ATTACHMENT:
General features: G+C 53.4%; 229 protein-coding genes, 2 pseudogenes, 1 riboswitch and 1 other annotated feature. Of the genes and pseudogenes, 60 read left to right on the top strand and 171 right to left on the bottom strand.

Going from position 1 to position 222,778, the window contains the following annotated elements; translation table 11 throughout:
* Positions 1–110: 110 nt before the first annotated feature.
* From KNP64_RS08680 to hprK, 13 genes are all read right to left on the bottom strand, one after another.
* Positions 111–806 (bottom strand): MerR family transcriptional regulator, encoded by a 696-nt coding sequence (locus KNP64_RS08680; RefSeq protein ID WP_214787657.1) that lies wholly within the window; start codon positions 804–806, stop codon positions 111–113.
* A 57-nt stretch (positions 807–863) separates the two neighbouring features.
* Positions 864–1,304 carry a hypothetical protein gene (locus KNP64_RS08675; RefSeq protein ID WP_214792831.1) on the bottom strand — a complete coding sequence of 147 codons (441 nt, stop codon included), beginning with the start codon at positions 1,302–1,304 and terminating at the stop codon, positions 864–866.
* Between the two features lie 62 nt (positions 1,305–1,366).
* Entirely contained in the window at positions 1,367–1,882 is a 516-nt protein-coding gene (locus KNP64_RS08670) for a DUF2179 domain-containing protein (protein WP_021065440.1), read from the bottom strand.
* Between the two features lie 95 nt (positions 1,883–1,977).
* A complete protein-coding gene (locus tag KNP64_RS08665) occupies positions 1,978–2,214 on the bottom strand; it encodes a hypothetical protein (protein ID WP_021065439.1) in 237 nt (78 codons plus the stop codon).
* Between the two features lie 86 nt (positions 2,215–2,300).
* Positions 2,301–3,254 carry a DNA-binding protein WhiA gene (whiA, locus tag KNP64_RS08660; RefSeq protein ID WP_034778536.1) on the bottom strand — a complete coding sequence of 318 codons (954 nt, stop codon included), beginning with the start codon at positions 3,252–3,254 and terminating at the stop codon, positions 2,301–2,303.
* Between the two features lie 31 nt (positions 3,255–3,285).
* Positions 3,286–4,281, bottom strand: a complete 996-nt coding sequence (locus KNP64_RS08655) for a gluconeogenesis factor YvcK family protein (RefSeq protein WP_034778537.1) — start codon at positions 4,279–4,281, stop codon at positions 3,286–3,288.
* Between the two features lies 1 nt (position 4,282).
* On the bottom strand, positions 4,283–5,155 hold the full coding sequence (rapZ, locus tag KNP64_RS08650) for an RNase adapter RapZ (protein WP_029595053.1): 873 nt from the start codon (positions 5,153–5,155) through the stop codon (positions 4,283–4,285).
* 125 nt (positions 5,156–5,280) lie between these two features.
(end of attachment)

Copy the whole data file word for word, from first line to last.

General features: G+C 53.4%; 229 protein-coding genes, 2 pseudogenes, 1 riboswitch and 1 other annotated feature. Of the genes and pseudogenes, 60 read left to right on the top strand and 171 right to left on the bottom strand.

Going from position 1 to position 222,778, the window contains the following annotated elements; translation table 11 throughout:
* Positions 1–110: 110 nt before the first annotated feature.
* From KNP64_RS08680 to hprK, 13 genes are all read right to left on the bottom strand, one after another.
* Positions 111–806 (bottom strand): MerR family transcriptional regulator, encoded by a 696-nt coding sequence (locus KNP64_RS08680; RefSeq protein ID WP_214787657.1) that lies wholly within the window; start codon positions 804–806, stop codon positions 111–113.
* A 57-nt stretch (positions 807–863) separates the two neighbouring features.
* Positions 864–1,304 carry a hypothetical protein gene (locus KNP64_RS08675; RefSeq protein ID WP_214792831.1) on the bottom strand — a complete coding sequence of 147 codons (441 nt, stop codon included), beginning with the start codon at positions 1,302–1,304 and terminating at the stop codon, positions 864–866.
* Between the two features lie 62 nt (positions 1,305–1,366).
* Entirely contained in the window at positions 1,367–1,882 is a 516-nt protein-coding gene (locus KNP64_RS08670) for a DUF2179 domain-containing protein (protein WP_021065440.1), read from the bottom strand.
* Between the two features lie 95 nt (positions 1,883–1,977).
* A complete protein-coding gene (locus tag KNP64_RS08665) occupies positions 1,978–2,214 on the bottom strand; it encodes a hypothetical protein (protein ID WP_021065439.1) in 237 nt (78 codons plus the stop codon).
* Between the two features lie 86 nt (positions 2,215–2,300).
* Positions 2,301–3,254 carry a DNA-binding protein WhiA gene (whiA, locus tag KNP64_RS08660; RefSeq protein ID WP_034778536.1) on the bottom strand — a complete coding sequence of 318 codons (954 nt, stop codon included), beginning with the start codon at positions 3,252–3,254 and terminating at the stop codon, positions 2,301–2,303.
* Between the two features lie 31 nt (positions 3,255–3,285).
* Positions 3,286–4,281, bottom strand: a complete 996-nt coding sequence (locus KNP64_RS08655) for a gluconeogenesis factor YvcK family protein (RefSeq protein WP_034778537.1) — start codon at positions 4,279–4,281, stop codon at positions 3,286–3,288.
* Between the two features lies 1 nt (position 4,282).
* On the bottom strand, positions 4,283–5,155 hold the full coding sequence (rapZ, locus tag KNP64_RS08650) for an RNase adapter RapZ (protein WP_029595053.1): 873 nt from the start codon (positions 5,153–5,155) through the stop codon (positions 4,283–4,285).
* 125 nt (positions 5,156–5,280) lie between these two features.